QueenEarth: Royal Rhapsody

I first heard of QueenEarth while out eating lunch.  As I was taking off my scarf to be seated my waitress kindly clued me in to not only the soup of the day, but to a semi-local lady who was back for a bit and would be anointing with an acoustic set.  I was happy to hear the news and took my time savoring the succulent singing of QueenEarth.

From the first sound that came though the speakers, I was calmly comforted and consoled. Hearing QueenEarth was like having a musical hug.  What I listened to was like a lullaby – her sound is smooth and serene, she plays from a pleasingly peaceful place.  Her delivery is delightful, and also diverse.

Self-described as “acoustic/soul/hip hop,” QueenEarth is multi-talented.  She can play a tranquil track, but she also has a fierce flow.  Aside from her varied voice, she also plays guitar and can also break out a beat box.  Clearly she is capable, and she’s also kind enough to collaborate and share her talents to teach others.

QueenEarth put out a solo EP entitled “Introducing…QueenEarth,” and is working on an upcoming full-length debut.  She’s also mulling over a mix-tape.  Whatever she does, it’s eloquent and empathetic, listenable and likable. This Queen can certainly count on me being in her royal court!  You can see her for yourself February 29th at the Bohemian Coffee House and March 17th at the Terra Cafe in Baltimore.

Sara Fincham:  You were part of an improv group – has that been helpful to your live performances?  Do you pre-plan your shows at all, set-lists, or do you still have a very improv approach?

QueenEarth:  Improv was very helpful as a stepping stone for my performance art. I was super shy, in certain situations, all through high school. Improv got me on stage and shook off some of those nerves, opening doors for me to beatbox, rap, and eventually sing and play my guitar in front of an audience.  For a long time, I never pre planned my shows. I was performing solo, so I just figured it out as the crowd responded or played whatever songs I felt like playing.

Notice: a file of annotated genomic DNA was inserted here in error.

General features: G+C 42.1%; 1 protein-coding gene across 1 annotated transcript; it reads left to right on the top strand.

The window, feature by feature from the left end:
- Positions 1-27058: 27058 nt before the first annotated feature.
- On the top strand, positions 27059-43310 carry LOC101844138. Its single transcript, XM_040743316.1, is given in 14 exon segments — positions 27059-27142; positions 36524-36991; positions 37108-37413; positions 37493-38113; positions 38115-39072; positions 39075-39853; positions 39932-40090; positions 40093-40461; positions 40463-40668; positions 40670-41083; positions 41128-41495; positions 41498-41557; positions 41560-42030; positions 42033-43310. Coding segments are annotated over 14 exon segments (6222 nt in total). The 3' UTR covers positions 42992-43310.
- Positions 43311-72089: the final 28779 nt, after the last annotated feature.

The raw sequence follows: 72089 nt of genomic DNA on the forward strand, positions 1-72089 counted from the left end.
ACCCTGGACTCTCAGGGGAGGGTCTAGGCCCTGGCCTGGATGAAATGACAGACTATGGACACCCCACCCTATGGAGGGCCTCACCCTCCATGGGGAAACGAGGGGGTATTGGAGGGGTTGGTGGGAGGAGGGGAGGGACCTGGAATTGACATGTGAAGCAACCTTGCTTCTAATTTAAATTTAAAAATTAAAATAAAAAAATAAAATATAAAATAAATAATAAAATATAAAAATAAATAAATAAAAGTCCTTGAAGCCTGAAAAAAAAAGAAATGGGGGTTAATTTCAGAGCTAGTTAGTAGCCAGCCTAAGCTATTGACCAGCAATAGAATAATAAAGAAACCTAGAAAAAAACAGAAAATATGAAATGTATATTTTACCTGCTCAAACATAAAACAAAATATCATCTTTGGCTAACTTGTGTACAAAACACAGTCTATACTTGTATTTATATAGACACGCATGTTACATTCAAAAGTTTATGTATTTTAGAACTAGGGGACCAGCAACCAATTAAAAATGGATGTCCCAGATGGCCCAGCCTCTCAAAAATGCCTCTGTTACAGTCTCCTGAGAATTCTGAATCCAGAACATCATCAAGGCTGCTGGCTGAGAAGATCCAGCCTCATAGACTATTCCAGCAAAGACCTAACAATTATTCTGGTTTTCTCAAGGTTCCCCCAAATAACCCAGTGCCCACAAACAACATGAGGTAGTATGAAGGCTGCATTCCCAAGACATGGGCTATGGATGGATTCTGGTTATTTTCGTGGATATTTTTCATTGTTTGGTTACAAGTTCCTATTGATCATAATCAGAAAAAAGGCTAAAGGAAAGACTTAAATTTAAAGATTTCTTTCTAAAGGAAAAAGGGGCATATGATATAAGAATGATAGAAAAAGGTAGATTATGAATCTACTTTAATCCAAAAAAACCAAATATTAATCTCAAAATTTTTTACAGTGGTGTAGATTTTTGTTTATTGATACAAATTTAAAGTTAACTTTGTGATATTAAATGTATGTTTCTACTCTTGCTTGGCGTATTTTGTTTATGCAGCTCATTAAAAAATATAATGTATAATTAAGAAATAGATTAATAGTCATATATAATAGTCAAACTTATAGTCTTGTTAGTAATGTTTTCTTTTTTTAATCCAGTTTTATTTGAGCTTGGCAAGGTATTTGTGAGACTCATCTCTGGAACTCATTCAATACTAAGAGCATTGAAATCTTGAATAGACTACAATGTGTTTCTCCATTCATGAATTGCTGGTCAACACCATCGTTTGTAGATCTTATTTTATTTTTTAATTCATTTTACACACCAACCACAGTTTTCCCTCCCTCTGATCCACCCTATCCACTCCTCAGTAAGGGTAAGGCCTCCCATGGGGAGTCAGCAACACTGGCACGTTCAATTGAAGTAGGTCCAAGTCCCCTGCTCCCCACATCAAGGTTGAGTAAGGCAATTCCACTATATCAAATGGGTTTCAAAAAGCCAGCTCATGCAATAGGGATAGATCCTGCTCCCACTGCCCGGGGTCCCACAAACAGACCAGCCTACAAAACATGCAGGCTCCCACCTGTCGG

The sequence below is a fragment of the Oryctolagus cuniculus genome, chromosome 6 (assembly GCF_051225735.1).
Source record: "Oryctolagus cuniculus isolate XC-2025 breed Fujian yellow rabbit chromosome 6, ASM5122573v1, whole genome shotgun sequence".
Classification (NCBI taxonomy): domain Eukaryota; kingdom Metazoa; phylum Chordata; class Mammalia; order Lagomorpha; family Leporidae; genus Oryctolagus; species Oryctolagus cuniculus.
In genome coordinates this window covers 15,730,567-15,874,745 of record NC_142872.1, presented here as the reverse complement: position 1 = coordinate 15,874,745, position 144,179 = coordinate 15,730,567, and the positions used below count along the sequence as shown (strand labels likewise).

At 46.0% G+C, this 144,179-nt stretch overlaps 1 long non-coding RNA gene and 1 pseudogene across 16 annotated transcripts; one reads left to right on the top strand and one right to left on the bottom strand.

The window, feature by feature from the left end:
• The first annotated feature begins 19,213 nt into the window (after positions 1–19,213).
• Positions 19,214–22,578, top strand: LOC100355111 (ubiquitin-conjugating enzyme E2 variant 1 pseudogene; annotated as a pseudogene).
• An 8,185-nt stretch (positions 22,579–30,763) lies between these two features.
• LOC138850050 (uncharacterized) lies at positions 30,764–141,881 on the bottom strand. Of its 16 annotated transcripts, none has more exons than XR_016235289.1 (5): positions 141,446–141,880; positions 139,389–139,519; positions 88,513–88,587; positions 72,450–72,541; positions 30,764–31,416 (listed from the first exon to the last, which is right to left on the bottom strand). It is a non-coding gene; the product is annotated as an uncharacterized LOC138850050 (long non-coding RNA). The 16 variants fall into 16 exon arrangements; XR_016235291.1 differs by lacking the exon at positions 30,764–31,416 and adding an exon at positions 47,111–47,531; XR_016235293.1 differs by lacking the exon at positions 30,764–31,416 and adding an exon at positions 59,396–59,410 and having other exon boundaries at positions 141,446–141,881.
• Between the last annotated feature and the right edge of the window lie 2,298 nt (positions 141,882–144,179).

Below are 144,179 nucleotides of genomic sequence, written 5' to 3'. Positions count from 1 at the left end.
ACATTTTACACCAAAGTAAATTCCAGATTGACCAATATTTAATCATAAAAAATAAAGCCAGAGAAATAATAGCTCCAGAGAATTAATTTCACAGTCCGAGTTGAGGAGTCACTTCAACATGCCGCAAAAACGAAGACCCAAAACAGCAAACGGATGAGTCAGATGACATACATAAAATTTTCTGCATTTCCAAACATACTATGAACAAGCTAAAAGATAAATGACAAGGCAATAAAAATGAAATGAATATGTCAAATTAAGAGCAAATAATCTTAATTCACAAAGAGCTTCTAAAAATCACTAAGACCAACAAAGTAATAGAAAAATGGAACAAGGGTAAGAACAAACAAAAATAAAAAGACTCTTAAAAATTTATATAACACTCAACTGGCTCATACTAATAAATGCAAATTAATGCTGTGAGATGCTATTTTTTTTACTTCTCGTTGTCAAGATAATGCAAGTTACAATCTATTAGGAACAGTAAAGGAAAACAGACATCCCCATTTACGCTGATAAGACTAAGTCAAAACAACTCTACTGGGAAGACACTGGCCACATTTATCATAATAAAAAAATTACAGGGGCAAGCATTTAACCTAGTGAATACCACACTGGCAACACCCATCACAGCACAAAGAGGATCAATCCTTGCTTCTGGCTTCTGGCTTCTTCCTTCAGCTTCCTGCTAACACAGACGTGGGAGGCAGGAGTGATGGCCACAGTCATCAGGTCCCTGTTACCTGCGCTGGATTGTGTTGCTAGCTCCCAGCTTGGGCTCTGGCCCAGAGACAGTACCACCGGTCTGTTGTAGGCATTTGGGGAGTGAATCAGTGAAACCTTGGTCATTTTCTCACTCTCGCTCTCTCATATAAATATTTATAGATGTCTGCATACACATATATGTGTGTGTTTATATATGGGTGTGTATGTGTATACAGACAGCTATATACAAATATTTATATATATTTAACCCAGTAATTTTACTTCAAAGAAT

Now, I’m more likely to play songs together, like high energy 90s hip hop medleys, or love songs in the same keys back to back. However, when I play with a band, I try to be organized. My guys always feel better if they can predict different parts of a set list. In addition, when I know what I’m going to play, I can also rehearse better.

SF:  Did you learn anything from working in radio, being a dj, that you still apply to your work today?  Was that an enjoyable experience for you?

QE:  I think radio helped me to get used to the sound of my voice! It is strange to hear yourself through head phones. As a recording artist, I’m learning that my level of comfort is always reflected in my vocal performance. It takes hours and hours and years to be comfortable singing, let alone singing under pressure when you are recording and/or people are listening.

I loved, LOVED having a radio show. I like to play music and I also require a little bit of alone time. Being in the booth was so much fun. I got to 100% plan my show, from topic to song selection. I had guests sometimes but I felt very independent and I was able to channel my creativity with a pretty awesome outlet! I’d love to do radio again.